SITE VISIT: Munching on Strange Chemicals

Science  02 Jun 2000:
Vol. 288, Issue 5471, pp. 1543
DOI: 10.1126/science.288.5471.1543c

Microbes that devour or otherwise help break down exotic chemicals are cleaning up the environment, spawning new technologies, and deepening our understanding of microbial life. While biodegradation and biocatalysis are young fields, much of what is known can be found in the University of Minnesota Biocatalysis/Biodegradation Database.

The site provides detailed explanations of 99 “pathways”—chains of reactions that break down various chemicals —as well as data on hundreds of individual reactions, compounds, enzymes, and microorganisms. The site focuses on the reactions that begin to break down compounds not commonly found in nature, for example, those involving naphthalene, the stuff of mothballs. For information on the more common metabolic pathways that complete the breakdown, the site links to databases such as the Kyoto Encyclopedia of Genes and Genomes. All data display their pedigrees, and a guided tour helps first-time visitors find their way around.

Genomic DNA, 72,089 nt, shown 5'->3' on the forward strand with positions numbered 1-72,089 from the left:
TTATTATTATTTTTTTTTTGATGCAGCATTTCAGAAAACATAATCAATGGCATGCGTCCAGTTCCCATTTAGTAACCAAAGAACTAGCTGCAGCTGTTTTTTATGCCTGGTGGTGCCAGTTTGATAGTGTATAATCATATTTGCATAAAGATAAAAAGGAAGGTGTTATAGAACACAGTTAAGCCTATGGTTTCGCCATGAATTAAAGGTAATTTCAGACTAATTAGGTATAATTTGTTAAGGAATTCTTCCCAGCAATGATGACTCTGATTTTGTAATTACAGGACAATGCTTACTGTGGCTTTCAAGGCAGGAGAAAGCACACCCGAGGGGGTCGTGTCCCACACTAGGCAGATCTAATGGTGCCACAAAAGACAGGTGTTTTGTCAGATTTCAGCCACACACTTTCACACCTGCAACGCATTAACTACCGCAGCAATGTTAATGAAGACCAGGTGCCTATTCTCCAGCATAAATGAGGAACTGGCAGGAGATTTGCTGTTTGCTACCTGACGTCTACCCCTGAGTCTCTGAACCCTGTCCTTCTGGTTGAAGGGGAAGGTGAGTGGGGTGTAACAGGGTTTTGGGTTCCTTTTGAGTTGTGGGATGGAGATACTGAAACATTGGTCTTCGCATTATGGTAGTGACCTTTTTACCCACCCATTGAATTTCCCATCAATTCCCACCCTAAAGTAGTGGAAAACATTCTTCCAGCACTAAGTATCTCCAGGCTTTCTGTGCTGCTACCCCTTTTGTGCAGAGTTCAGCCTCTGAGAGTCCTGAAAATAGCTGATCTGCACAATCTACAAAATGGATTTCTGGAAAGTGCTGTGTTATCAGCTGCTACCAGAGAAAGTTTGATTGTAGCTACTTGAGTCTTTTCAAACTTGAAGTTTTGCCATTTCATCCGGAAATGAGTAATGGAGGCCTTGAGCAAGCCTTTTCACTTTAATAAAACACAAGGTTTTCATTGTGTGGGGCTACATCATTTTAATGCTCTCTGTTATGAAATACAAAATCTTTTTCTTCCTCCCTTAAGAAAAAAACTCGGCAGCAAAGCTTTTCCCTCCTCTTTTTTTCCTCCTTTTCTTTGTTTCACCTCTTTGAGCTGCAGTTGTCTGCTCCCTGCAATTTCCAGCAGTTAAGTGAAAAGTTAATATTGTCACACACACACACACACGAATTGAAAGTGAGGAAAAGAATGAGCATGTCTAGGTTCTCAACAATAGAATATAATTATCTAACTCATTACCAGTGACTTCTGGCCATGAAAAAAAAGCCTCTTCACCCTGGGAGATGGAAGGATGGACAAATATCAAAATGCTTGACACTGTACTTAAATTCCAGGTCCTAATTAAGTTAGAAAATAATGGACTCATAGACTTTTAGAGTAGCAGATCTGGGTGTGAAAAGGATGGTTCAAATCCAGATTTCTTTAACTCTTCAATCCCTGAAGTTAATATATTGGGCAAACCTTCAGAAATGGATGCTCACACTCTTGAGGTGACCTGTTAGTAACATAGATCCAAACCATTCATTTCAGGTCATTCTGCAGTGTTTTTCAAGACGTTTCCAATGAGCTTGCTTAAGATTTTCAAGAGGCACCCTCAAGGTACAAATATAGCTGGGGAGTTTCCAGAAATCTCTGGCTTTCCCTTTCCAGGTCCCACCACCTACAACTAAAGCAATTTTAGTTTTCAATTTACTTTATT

The site lacks only for style. Hyperlinked graphics accompany most pages of data; however, by default, reactions and pathways are rendered in old-fashioned diagrams made with text and keyboard symbols. “We made a conscious design decision to use text as much as possible,” says computational biologist and site co-director Lynda Ellis, “and to have the graphics a click away for those whose computers are fast enough to use them.”

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